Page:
As mentioned in our previous blog post about holiday engagements, premarital agreements are becoming a new norm for couples preparing to get married, as they protect important interests on both sides. Especially when it’s your second marriage or you have certain interests or accounts associated with your children, these agreements are one of the best protections you can create before saying “I do.” Over the next three weeks, we will take a more detailed look at Premarital & Postmarital Agreements, as well as, the process to Amend the two.
A premarital agreement, according to North Carolina General Statute § 52B, is an “agreement between prospective spouses made in contemplation of marriage” that becomes effective upon marriage. These agreements must be in writing and signed by both parties; thus, oral agreements made before marriage will not usually have any legal effect. Also, no “consideration” is necessary, meaning that once both parties sign the agreement and get married, the agreement is legally binding immediately.
Premarital agreements can include numerous different rights and obligations and can be tailored to meet your specific needs. The statute’s definition of what can be included is broad: anything that doesn’t violate public policy or a criminal statute is fair game, and the rights can be conditioned on the occurrence of specific events. For example, as listed in the statute, these agreements can lay out the rights or obligations of each party regarding any property the parties have, either together or independently, should the parties separate, divorce, die, sell a certain piece of property, etc.
Additionally, premarital agreements can modify or even eliminate spousal support, though they cannot adversely affect a child’s right to support. Some agreements may choose to create a tiered structure for spousal support, dependent on how many years the marriage lasts, while others may choose to eliminate all spousal support obligations whatsoever. As a caveat, however, the statute also indicates that if the agreement does modify or eliminate spousal support, if the dependent spouse must rely on a public assistance program upon separation or divorce, the court can override the agreement and order spousal support.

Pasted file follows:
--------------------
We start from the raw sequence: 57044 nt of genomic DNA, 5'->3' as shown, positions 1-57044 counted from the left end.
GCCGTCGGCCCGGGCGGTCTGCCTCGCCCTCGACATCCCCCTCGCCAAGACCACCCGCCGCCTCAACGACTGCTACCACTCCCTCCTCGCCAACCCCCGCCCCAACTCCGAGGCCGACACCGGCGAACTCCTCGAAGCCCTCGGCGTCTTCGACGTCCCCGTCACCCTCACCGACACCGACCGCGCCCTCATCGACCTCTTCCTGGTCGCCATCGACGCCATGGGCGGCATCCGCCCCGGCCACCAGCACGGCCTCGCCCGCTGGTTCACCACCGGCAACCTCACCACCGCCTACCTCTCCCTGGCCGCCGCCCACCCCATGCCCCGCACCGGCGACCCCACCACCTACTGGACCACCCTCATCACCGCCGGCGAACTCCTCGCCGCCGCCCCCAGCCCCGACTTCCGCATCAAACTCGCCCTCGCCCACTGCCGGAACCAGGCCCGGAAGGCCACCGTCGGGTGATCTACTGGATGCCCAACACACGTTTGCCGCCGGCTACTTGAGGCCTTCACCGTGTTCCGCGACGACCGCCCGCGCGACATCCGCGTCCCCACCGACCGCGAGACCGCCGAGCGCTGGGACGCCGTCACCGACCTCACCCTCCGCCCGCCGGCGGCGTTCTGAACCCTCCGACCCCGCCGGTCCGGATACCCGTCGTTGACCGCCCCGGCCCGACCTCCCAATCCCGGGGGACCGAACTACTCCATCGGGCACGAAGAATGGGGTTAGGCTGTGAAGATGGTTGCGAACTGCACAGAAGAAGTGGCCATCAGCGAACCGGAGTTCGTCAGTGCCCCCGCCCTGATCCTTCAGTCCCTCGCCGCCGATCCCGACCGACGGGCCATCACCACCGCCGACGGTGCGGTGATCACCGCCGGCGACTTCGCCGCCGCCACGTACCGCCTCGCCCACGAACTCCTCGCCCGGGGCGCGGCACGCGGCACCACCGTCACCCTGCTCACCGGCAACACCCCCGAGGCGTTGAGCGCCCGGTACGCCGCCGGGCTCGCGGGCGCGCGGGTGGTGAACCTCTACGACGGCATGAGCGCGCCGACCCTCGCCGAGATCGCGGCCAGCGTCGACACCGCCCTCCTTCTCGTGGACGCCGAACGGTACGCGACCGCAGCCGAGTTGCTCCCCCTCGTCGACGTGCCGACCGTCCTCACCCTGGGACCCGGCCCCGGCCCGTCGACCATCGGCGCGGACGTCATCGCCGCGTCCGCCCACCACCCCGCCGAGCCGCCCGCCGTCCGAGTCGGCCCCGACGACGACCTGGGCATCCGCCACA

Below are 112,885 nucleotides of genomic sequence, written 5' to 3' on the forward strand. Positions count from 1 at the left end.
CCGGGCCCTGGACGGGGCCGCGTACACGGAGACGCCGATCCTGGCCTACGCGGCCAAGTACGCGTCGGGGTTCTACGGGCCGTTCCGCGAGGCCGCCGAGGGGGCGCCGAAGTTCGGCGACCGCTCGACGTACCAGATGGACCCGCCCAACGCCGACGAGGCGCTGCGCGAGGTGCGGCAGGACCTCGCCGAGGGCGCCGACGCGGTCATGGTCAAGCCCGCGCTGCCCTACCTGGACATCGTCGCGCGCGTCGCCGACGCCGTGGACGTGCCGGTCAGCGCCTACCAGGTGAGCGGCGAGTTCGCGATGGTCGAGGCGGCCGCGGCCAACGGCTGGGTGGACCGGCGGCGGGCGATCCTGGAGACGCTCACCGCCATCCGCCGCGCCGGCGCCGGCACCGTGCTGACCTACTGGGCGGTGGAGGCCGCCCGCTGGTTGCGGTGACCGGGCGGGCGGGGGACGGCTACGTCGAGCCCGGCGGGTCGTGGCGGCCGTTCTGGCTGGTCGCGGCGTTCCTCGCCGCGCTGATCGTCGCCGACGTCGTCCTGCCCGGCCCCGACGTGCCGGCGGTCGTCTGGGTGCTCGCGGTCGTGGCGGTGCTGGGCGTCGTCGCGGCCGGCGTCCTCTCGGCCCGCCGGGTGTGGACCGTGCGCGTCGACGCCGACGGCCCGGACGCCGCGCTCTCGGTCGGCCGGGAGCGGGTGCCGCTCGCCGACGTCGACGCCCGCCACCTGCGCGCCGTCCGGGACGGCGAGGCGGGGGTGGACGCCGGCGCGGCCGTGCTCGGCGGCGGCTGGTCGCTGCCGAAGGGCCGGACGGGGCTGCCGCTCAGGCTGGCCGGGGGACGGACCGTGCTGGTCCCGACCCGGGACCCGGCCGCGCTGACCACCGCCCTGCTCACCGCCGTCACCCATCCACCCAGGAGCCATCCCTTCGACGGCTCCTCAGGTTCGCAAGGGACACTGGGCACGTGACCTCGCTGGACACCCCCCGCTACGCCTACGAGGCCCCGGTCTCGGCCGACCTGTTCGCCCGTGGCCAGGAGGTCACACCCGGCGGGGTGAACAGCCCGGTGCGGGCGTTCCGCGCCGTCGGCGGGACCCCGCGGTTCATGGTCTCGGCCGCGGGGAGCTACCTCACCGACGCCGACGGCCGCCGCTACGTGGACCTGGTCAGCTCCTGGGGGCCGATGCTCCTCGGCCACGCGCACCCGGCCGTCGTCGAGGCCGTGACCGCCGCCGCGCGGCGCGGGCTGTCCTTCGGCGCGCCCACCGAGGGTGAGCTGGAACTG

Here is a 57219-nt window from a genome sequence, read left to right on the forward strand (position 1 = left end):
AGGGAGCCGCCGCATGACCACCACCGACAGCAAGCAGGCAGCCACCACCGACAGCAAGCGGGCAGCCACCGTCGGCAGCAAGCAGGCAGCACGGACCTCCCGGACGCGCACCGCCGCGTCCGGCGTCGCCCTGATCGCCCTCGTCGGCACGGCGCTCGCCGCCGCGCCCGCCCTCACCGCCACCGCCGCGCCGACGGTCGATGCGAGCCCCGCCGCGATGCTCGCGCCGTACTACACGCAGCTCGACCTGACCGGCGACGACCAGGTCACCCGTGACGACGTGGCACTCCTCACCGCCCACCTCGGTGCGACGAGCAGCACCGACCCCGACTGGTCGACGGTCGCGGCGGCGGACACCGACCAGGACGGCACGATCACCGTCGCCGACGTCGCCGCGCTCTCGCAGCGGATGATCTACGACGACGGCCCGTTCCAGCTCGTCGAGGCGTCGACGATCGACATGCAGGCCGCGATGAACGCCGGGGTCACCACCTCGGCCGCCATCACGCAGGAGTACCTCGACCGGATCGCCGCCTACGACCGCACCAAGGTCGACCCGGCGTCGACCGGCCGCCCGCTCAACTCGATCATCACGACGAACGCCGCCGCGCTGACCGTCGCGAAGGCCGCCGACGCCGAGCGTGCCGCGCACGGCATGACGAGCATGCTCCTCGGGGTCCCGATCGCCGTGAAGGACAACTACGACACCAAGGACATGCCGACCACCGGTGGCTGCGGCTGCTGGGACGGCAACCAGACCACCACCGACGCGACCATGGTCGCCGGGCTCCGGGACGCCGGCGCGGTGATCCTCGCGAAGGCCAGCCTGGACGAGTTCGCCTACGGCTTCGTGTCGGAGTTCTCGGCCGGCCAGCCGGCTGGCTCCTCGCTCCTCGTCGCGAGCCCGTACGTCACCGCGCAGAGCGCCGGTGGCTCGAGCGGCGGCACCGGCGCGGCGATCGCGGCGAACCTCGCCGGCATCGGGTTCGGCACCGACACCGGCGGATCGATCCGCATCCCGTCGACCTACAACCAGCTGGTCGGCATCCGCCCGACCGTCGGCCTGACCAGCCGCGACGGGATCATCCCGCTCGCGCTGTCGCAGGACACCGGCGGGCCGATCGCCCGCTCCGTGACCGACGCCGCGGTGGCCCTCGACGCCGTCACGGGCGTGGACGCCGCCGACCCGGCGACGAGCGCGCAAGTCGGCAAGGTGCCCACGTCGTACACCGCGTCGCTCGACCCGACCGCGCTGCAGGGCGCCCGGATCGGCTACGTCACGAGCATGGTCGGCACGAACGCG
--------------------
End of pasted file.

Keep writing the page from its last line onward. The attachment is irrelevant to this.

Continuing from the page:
These agreements are a flexible tool for engaged couples to use to safeguard their interests as well as their future spouse’s interests. Signing a premarital agreement isn’t an indication that one or both parties think the marriage will fail; on the contrary, it is a wise choice to compromise as to the division of property and other rights prior to marriage. By making difficult decisions before the marriage, while both parties are more likely to make neutral choices, premarital agreements can help moderate the high tensions and emotional stress that inevitably arises should the marriage fail.
If you are interested in crafting a premarital agreement unique to your situation, please contact our offices and we would be happy to assist you.